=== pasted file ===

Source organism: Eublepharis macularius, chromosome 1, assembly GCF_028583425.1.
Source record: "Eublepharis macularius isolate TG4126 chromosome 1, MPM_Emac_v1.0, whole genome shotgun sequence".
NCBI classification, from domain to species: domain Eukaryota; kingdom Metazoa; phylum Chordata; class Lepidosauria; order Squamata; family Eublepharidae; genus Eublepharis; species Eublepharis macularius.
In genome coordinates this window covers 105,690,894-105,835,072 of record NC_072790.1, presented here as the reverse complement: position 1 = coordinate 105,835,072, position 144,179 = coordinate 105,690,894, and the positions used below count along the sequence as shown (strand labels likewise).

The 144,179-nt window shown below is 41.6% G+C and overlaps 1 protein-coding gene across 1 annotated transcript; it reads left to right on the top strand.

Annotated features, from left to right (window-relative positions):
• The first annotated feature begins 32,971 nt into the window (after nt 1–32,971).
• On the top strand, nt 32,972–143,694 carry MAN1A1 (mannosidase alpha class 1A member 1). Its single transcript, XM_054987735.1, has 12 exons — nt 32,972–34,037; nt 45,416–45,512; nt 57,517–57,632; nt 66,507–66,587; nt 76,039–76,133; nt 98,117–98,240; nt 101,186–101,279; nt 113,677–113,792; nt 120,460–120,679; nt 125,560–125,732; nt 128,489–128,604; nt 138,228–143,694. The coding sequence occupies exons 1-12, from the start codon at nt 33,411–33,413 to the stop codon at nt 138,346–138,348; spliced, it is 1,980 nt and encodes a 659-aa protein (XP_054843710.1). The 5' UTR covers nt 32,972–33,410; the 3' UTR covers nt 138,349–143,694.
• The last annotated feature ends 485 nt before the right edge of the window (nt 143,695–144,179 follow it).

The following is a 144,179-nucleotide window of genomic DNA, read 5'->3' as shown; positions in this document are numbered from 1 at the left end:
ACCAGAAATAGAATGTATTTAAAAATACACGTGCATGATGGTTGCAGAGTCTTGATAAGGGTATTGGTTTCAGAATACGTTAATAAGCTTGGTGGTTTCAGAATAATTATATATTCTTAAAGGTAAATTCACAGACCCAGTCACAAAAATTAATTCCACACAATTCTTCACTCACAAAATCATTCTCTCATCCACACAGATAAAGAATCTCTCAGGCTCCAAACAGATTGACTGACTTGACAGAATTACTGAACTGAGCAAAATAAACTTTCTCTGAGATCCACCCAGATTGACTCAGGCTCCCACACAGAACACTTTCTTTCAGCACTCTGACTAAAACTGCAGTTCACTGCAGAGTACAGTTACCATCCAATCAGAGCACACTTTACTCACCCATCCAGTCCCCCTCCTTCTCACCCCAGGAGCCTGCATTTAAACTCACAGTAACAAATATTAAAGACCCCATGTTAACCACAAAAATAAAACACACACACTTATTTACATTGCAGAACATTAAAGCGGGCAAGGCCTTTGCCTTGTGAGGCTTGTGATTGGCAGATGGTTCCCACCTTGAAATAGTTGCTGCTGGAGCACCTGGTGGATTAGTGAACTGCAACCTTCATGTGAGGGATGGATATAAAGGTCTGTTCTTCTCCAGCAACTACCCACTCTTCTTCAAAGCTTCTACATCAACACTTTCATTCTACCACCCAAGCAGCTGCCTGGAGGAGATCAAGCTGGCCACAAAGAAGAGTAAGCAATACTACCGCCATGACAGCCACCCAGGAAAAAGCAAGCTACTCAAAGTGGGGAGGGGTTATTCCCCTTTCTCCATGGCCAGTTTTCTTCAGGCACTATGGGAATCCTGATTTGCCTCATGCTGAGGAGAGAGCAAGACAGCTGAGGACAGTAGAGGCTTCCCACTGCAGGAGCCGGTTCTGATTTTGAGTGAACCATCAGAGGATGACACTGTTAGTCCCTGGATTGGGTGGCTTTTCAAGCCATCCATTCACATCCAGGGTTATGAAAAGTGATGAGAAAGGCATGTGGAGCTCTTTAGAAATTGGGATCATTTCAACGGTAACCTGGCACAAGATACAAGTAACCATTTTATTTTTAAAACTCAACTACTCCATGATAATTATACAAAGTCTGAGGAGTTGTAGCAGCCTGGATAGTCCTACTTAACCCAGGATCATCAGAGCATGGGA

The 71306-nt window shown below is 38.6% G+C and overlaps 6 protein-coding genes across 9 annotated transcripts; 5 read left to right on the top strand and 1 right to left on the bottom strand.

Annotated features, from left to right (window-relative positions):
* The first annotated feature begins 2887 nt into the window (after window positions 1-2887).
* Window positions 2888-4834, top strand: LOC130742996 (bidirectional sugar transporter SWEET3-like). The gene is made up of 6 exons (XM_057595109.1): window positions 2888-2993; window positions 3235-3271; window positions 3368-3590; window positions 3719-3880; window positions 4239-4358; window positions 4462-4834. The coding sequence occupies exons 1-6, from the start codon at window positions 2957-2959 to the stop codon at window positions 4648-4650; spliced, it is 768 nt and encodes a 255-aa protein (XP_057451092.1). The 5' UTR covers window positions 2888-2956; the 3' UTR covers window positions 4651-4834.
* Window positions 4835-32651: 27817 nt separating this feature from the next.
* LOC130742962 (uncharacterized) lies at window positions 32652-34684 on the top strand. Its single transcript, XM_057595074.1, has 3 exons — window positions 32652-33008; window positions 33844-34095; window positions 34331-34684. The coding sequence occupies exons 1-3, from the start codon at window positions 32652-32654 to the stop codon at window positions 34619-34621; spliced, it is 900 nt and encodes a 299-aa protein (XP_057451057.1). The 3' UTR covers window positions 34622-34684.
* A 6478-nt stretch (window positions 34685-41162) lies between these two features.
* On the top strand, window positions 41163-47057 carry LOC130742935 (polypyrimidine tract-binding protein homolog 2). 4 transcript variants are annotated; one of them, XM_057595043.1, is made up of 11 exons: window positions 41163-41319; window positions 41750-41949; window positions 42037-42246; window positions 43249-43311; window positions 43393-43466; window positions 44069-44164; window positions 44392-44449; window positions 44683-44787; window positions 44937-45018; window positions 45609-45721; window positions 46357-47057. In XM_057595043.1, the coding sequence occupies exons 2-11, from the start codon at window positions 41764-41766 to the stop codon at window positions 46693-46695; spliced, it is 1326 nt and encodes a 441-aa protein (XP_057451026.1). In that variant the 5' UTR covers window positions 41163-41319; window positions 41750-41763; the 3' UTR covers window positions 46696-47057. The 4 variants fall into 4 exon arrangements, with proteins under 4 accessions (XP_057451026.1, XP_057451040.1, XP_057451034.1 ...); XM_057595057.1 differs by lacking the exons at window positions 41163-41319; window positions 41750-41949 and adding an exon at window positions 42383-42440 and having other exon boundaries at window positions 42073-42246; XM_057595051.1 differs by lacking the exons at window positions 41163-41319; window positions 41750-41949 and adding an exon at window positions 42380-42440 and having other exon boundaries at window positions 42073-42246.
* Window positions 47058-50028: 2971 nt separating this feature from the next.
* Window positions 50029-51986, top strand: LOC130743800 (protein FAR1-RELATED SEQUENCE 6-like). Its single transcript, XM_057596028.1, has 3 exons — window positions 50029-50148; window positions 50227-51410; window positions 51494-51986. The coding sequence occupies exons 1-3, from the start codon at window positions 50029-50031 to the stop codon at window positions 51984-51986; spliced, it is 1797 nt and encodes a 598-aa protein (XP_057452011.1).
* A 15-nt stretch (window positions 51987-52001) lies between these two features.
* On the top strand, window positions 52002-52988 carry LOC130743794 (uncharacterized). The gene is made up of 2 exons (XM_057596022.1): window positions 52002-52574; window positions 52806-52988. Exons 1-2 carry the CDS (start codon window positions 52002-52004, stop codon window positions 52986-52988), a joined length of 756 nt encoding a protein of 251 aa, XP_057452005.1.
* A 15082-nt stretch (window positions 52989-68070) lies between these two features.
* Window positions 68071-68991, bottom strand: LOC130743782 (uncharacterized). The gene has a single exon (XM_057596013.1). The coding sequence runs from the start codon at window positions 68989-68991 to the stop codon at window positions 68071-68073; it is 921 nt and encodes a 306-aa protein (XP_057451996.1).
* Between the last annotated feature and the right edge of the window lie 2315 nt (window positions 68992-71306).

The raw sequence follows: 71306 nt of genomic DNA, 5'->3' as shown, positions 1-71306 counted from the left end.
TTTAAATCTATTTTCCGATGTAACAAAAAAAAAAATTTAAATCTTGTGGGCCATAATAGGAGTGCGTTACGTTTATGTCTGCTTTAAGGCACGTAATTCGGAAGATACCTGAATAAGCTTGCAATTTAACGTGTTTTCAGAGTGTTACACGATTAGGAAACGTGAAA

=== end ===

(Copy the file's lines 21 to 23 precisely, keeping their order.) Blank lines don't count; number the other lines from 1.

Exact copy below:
* Window positions 50029-51986, top strand: LOC130743800 (protein FAR1-RELATED SEQUENCE 6-like). Its single transcript, XM_057596028.1, has 3 exons — window positions 50029-50148; window positions 50227-51410; window positions 51494-51986. The coding sequence occupies exons 1-3, from the start codon at window positions 50029-50031 to the stop codon at window positions 51984-51986; spliced, it is 1797 nt and encodes a 598-aa protein (XP_057452011.1).
* A 15-nt stretch (window positions 51987-52001) lies between these two features.
* On the top strand, window positions 52002-52988 carry LOC130743794 (uncharacterized). The gene is made up of 2 exons (XM_057596022.1): window positions 52002-52574; window positions 52806-52988. Exons 1-2 carry the CDS (start codon window positions 52002-52004, stop codon window positions 52986-52988), a joined length of 756 nt encoding a protein of 251 aa, XP_057452005.1.